This is my evaluation of the situation. Currently the "meme" is still just a metaphor. It is a biological metaphor about cultural evolution. It has yet to be made into a working cultural concept. I do not doubt that memes really exist. But we will never be able to understand them conceptually until we shift away from the metaphor into real concepts. One of the biggest culprits IMO of this situation is the very thing that made "memes" popular to begin with - "Viruses of the Mind" - specifically Richard Dawkin's essay, not Brodie's book - though it may be full of this "virus" thinking too for all I know. And though I loved Aaron Lynch's book as well, "Thought Contagion", I have to give it about the same assessment.

Too much biological poetry and computer analogy, mucking up any real understanding and the creation of real cultural concepts. Too much willingness to leap forward to clever "applications" that *sound* like they make sense, but are not ammenable to rational criticism, because there are not really substantial concepts underlying the fancy "applications" of what is really a metaphor at this stage. As far as I am concerned "memetics" is not a real application of anything. Right now it is really just a new literature style. A style of science fiction with heavy dose of realism that mimicks non-fiction work. Usually lacking the typical plots and character development of other science fiction and tantalizingly seductive to people who like popularized science non-fiction. I was an instant sucker for it, and I am glad that fell for it, but I am also glad that I can now recognize it for the literature that it is.

I do not doubt that "meme" is here to stay. For several months I selected books solely on the basis of whether or not they contained the word "meme" in their index. Now my strategy is almost the opposite - I look for books and articles now based on whether they are genuinely attempting to apply evolutionary thinking to culture and they DON'T use the word "meme". I now get more mileage out of this latter approach.

Since Brodie is here, and he is somewhat responsive to posts, I wouldn't pass up the chance to read his book - I have heard lots of good stuff said about it. But if it is anything like Richard Dawkin's essay, and Aaron Lynch's book, I don't know how much more I feel that I personally would get out of it, because while I enjoyed reading those things, to me they are just dwelling in the metphorical. Never the less, since Brodie is somewhat willing to talk about stuff on here to me, I will give his book a shot.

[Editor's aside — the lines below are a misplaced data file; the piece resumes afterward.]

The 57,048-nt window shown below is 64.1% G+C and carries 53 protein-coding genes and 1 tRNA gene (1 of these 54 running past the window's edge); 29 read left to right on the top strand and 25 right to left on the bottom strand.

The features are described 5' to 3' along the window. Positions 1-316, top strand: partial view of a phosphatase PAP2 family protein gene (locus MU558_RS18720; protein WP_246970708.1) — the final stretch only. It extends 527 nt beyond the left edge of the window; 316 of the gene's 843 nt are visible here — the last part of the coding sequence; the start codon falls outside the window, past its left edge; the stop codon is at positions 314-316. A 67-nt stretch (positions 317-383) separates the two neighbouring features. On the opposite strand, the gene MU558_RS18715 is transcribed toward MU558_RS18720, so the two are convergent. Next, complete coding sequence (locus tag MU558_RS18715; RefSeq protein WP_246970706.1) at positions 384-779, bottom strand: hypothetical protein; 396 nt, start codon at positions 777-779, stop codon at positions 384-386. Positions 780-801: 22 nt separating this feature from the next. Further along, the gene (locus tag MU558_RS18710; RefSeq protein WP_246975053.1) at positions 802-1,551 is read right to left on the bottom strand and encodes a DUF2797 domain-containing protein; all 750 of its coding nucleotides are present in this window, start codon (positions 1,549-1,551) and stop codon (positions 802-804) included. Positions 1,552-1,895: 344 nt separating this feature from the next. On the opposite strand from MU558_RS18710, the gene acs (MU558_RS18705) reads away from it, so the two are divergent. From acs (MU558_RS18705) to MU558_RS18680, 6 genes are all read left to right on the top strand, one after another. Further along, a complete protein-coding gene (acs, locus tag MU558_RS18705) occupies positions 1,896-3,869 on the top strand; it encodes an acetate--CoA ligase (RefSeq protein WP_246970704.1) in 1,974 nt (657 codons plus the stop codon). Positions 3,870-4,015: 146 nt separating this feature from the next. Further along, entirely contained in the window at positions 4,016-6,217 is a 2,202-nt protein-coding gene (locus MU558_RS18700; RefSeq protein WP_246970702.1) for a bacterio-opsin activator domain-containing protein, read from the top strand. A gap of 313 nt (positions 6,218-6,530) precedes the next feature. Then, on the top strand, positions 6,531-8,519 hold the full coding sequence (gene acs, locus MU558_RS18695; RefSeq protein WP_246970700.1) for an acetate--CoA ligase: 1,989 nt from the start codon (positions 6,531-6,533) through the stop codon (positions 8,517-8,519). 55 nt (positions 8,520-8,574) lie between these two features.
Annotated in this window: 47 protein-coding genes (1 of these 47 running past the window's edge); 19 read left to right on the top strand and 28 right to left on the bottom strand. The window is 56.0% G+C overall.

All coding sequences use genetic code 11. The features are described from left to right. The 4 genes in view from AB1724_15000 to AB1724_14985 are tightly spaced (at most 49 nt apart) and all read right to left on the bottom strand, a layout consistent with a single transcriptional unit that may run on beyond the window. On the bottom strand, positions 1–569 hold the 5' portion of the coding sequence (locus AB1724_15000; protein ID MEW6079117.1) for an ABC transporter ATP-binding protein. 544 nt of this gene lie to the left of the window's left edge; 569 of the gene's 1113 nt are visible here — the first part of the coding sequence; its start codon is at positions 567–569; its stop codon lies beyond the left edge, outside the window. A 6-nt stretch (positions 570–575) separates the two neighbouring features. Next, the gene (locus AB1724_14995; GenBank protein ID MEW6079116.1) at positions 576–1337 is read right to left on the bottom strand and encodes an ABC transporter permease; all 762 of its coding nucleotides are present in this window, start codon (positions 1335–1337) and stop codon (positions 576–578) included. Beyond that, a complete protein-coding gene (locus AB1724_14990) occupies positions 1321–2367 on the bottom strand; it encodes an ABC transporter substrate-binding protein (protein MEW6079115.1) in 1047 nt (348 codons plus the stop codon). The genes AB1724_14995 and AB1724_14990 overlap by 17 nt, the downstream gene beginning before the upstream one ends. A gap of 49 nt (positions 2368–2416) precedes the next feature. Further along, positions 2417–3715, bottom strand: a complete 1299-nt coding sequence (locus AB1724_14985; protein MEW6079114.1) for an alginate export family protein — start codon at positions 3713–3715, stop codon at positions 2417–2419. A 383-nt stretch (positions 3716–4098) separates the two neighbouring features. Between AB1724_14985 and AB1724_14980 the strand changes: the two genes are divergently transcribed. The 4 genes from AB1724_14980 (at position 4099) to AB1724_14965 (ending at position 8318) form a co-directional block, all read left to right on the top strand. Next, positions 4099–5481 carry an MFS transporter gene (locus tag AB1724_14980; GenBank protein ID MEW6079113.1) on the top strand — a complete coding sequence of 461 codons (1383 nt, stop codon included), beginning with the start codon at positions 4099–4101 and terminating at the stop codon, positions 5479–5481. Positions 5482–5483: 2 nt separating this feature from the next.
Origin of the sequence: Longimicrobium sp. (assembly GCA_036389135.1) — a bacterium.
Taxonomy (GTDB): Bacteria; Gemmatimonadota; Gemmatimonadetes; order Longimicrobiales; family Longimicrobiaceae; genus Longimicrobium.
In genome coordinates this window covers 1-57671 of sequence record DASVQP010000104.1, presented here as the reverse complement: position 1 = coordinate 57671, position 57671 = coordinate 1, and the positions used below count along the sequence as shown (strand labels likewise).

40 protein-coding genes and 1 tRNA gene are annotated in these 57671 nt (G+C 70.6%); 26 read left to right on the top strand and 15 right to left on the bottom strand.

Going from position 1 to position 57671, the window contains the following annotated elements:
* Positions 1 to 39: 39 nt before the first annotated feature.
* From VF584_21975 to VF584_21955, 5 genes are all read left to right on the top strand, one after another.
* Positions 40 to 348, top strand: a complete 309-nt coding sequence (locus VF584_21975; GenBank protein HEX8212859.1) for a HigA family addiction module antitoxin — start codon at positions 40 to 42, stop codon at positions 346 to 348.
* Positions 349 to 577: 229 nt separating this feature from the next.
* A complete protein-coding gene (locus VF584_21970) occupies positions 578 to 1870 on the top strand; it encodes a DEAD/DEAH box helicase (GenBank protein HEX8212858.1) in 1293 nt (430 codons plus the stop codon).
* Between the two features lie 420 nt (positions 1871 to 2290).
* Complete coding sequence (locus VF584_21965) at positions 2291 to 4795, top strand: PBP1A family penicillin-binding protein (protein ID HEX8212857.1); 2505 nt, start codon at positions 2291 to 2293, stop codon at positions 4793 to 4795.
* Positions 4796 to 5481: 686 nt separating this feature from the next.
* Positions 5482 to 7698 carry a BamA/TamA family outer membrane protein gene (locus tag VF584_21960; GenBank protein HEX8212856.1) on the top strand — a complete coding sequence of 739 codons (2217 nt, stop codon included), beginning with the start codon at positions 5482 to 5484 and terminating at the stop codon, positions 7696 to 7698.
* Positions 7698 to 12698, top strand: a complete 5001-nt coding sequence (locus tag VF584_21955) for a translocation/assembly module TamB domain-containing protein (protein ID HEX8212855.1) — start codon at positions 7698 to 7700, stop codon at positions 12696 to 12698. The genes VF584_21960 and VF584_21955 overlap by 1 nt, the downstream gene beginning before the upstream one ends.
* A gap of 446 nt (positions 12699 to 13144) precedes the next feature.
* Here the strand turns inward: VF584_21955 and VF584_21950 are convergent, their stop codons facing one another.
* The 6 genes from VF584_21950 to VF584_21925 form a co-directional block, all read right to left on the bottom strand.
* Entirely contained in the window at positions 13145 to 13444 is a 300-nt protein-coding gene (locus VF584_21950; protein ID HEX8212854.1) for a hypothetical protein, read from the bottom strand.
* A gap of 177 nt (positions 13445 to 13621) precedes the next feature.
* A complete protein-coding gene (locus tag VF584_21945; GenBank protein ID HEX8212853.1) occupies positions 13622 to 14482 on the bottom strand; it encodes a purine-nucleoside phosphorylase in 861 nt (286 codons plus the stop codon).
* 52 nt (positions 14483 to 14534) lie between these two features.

Once you have enjoyed his book, I can suggest to you several other resources that I think give a good *cultural* treatment of memes or a very good evolutionary treatment of culture. Both of which I think are very valuable to moving beyond metaphor and into real working concepts.

Cultural Evolution </A> Benzon and Hayes.
After you have read lots of metaphorical "virus thinking" stuff, you will notice that their definition and use of "meme" is different. And I think much more refined and useful.

<A HREF=" ">Cultural Selection; Why Some Achievements Survive the Test of Time and Other's Don't</A> Amazon page on a book by Gary Taylor.
If you are familiar with a book called "Reinventing Shakespeare", he wrote that as well. He is a Shakespeare scholar. He also has a very good grasp of evolutionary thinking. As someone who has to deal with "culture wars" issues on a daily basis, his perspective on culture is distinctly different from those who rely mostly on biological metaphors and computer analogies.

Never once did he use the word "meme" in his book, and I think it was better for the omission. BTW, I had an EM exchange with Gary a few months ago, and he is and was familiar with "meme" through Richard Dawkin's books, which along with Gould is where I assume he has obtained some of his understanding of evolution. He and I agree on the status of "meme" - that it is here to stay, but that it is still stuck in metaphor.

and of course the one that no one should miss:

<A HREF=" 1/002-0781859-7064401">Darwin's Dangerous Idea : Evolution and the Meanings of Life</A>
By Daniel Dennet. Though I think even he is a little stuck in metaphor mode, as a philosopher he manages to stick more closely to evolutionary concepts without going. I have read his book twice now, and I can attest that it has genuinely altered the way I think about many important things.

If you check the links to Dennet and Taylor, you will find reader reviews written by me.